Western Leader : February 16th 2012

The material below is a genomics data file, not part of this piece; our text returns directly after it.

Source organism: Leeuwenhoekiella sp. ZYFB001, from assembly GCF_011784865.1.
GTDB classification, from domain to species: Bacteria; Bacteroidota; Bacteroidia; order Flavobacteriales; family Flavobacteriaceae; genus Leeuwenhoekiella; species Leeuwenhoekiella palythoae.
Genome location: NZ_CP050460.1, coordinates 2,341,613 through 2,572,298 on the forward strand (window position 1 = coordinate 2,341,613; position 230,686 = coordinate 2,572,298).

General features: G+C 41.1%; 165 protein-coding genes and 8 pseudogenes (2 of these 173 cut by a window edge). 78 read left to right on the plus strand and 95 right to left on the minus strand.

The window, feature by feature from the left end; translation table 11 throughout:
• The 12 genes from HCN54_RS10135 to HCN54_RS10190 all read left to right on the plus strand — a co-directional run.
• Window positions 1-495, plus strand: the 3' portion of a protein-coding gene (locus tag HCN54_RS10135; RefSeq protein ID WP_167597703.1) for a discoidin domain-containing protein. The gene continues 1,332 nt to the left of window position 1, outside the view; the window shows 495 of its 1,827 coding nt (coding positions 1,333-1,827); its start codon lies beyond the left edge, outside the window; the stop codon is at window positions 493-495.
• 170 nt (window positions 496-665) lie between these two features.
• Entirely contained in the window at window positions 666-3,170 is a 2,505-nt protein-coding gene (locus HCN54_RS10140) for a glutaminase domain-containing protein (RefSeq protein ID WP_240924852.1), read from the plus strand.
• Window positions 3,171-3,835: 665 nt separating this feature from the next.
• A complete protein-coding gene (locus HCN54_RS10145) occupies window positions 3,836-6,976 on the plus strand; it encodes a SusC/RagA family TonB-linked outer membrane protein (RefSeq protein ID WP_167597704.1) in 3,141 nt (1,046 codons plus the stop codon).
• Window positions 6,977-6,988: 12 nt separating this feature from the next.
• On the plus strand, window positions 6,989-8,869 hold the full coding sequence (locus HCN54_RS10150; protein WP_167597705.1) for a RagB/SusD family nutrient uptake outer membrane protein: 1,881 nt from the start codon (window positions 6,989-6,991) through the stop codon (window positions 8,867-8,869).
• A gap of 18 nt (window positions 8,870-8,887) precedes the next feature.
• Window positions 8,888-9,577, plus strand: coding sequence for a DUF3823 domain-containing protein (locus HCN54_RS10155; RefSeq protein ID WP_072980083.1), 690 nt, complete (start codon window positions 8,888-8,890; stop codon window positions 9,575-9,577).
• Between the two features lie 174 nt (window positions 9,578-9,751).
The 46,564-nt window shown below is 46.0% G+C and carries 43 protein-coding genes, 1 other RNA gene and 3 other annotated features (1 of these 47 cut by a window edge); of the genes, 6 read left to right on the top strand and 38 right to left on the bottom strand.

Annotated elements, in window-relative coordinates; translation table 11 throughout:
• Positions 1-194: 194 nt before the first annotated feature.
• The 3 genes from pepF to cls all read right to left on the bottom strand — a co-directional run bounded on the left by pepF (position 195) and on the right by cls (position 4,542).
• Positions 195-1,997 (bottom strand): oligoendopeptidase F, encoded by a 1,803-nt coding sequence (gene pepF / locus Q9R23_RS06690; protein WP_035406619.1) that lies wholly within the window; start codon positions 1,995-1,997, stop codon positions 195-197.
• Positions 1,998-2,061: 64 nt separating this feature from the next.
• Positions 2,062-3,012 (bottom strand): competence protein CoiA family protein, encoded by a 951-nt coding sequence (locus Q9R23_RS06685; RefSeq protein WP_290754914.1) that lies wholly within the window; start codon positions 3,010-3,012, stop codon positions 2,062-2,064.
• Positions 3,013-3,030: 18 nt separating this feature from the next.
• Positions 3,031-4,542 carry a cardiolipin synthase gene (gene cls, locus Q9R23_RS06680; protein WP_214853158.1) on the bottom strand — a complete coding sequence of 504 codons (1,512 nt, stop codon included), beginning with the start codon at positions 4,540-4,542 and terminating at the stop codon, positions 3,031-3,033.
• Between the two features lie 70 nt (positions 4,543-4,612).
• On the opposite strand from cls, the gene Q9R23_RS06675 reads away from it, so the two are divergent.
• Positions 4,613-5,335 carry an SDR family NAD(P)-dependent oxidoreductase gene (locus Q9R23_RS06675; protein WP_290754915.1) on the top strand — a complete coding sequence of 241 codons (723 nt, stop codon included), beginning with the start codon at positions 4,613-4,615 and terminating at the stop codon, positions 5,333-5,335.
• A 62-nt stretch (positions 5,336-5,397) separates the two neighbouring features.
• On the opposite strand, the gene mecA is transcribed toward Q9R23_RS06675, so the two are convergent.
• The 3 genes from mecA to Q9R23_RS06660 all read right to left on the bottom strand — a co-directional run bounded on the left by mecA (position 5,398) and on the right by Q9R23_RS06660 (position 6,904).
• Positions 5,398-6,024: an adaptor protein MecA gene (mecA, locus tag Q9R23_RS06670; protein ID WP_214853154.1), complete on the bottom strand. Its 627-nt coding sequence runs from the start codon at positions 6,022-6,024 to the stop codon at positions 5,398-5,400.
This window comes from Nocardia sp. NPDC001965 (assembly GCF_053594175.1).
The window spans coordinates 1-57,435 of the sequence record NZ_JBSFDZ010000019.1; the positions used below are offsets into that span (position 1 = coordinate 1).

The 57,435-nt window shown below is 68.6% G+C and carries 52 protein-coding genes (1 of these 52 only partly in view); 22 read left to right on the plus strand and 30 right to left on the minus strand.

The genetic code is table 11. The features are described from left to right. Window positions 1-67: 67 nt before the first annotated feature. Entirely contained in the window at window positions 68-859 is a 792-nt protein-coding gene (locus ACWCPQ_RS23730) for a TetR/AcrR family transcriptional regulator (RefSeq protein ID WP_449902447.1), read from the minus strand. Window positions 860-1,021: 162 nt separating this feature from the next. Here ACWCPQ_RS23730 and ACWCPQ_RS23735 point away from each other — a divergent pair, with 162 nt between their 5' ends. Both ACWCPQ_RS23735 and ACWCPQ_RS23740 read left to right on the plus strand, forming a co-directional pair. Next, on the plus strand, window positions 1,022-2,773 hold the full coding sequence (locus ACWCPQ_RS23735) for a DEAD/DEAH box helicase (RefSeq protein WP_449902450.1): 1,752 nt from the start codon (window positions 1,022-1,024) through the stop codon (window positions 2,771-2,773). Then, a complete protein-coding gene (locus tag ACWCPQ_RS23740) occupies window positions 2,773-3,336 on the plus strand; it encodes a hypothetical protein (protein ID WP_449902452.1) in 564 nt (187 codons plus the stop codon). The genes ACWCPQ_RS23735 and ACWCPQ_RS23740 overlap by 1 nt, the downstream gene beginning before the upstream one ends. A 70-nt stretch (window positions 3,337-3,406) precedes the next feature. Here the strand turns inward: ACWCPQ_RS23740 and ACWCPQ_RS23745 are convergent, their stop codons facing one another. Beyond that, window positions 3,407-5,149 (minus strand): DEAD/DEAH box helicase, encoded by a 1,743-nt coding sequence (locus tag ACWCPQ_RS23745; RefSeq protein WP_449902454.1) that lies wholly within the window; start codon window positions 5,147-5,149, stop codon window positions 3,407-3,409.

www.westernleader.co.nz 4 WESTERN LEADER, FEBRUARY 16, 2012 NEWS Home of IT Graduates Number 1 supporter of NZSE Call Linda on 0800 99 88 11 or Text DIPIT6@NZSE to 884 Standard TC applies New Zealand School of Education 3033 Great North Rd, New Lynn Email: firstname.lastname@example.org www.nzse.ac.nz Aim: The two year Diploma is the pathway course to the Bachelor of Computing and Information Sciences at Auckland University of Technology. It focuses on the theory and practice of a range of computing systems and networks, and how these systems are used to support business practices. Duration: 2 academic years Pathway to Higher Qualification: NZSE Diploma in Information Technology (Degree Pathway Course) this qualification will give students up to two full years of credit towards the AUT BCIS Degree or the Unitec BCS Degree. Career Opportunities: IT roles that relate to networking and technical support. Job Opportunities: Operational Support Technician: Computer Systems Administrator, PC Support Specialist, Network Support Technician, System Coordinator, Help Desk Operator. Enrol now for February intake! Diploma in Information Technology - (Degree Pathway Course) Level 6 Starts 27th February 2012 Speak another language » www.languages.unitec.ac.nz » 0800 10 95 10 Whether you re planning to travel overseas, would like to improve your career options, or want to speak the language of your partner, family or friends -- short courses are a great way to learn a language or brush up your skills. We o er short courses from beginners to advanced level. Classes run on Tuesday, Wednesday or Thursday evenings. Short courses start 6 March 2012 at our Mt Albert campus. Enrol now. Dutch French German Italian Japanese Mandarin Samoan Spanish UNLAN147 Book in and help Read Aloud Reading aloud: Pam Fogden works on Henderson Library's Repeat Read Aloud Programme and is looking for more volunteers to help migrants learning English. Photo: NICOLA MURPHY By NICOLA MURPHY Bookworms keen to share their love of reading are in hot demand at libraries in west Auckland. Volunteers are needed for the Repeat Read Aloud programme, a collaboration between New Lynn, Henderson and Ranui libraries and Culture Company Reading 4U. The project helps migrants improve their pronunciation and listening skills by reading one-on- one with a volunteer so they feel more confident speaking English. Helpers are needed at all three west Auckland libraries running the programme. Repeat Read Aloud runs for two hours, twice a week for six weeks during each school term. The programme is free and there's never a shortage of migrants signing up but volunteers are not so plentiful. Pam Fogden works on the pro- gramme at Henderson library and says volunteers don't need any qualifications -- just patience and tolerance. Mrs Fogden has been a part of the programme for three years. It's wonderful to see the journey the participants take,'' she says. Most of them come with a smat- tering of English and you watch them change over time.'' Culture Company Reading 4U programme co-ordinator Cecilia Lindsay says it also introduces new Aucklanders to services available at libraries. Communication, community and cultural literacy are drivers for this project and we work with volunteers to make it happen,'' she says. Visit www.repeatreadaloud.co.nz or call Cecilia on 421-1811 for more information. Tree law confusion Changes to the way trees are protected in Auckland has caused confusion for some residents. From January 1 trees in the region no longer receive auto- matic protection because of changes made to the Resource Management Act. Before the law change prop- erty owners had to apply to the council for consent to cut urban trees. Under the new rules only nominated trees are protected and require permits to trim. Auckland Council has received more than 430 calls this year from people across the region asking about tree rules with most inquiring about the changes to legis- lation. Thirty calls were from Wai- takere. Changes to the rules mean west Aucklanders can now trim trees without getting council consent if they live in an urban area. In some suburbs, including Titirangi and Laingholm, there is still blanket tree protection and residents must apply to cut trees. Council spokesman John Evans says while there have been a lot of calls about trees there haven't been many examples of people flouting the rules. The council has responded to five reports in west Auckland but only one in Titirangi warranted further investi- gation.
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